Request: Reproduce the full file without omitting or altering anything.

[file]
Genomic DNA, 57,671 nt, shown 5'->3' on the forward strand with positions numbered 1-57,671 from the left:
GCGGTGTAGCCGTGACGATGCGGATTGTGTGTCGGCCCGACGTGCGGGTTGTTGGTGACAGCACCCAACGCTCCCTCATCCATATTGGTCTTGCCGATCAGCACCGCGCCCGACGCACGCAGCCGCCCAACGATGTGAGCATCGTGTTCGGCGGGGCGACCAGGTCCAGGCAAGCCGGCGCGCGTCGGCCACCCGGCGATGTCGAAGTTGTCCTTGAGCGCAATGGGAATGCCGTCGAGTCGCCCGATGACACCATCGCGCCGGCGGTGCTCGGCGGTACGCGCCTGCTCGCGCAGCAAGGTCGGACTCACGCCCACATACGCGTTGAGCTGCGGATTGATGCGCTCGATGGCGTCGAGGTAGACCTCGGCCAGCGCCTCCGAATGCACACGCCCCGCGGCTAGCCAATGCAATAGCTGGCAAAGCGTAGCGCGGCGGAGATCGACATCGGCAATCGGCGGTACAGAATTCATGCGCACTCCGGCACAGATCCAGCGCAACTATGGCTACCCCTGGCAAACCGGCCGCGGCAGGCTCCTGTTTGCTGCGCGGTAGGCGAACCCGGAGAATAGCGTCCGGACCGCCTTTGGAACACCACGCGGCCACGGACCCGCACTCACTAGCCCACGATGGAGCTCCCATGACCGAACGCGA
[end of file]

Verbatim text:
Genomic DNA, 57,671 nt, shown 5'->3' on the forward strand with positions numbered 1-57,671 from the left:
GCGGTGTAGCCGTGACGATGCGGATTGTGTGTCGGCCCGACGTGCGGGTTGTTGGTGACAGCACCCAACGCTCCCTCATCCATATTGGTCTTGCCGATCAGCACCGCGCCCGACGCACGCAGCCGCCCAACGATGTGAGCATCGTGTTCGGCGGGGCGACCAGGTCCAGGCAAGCCGGCGCGCGTCGGCCACCCGGCGATGTCGAAGTTGTCCTTGAGCGCAATGGGAATGCCGTCGAGTCGCCCGATGACACCATCGCGCCGGCGGTGCTCGGCGGTACGCGCCTGCTCGCGCAGCAAGGTCGGACTCACGCCCACATACGCGTTGAGCTGCGGATTGATGCGCTCGATGGCGTCGAGGTAGACCTCGGCCAGCGCCTCCGAATGCACACGCCCCGCGGCTAGCCAATGCAATAGCTGGCAAAGCGTAGCGCGGCGGAGATCGACATCGGCAATCGGCGGTACAGAATTCATGCGCACTCCGGCACAGATCCAGCGCAACTATGGCTACCCCTGGCAAACCGGCCGCGGCAGGCTCCTGTTTGCTGCGCGGTAGGCGAACCCGGAGAATAGCGTCCGGACCGCCTTTGGAACACCACGCGGCCACGGACCCGCACTCACTAGCCCACGATGGAGCTCCCATGACCGAACGCGA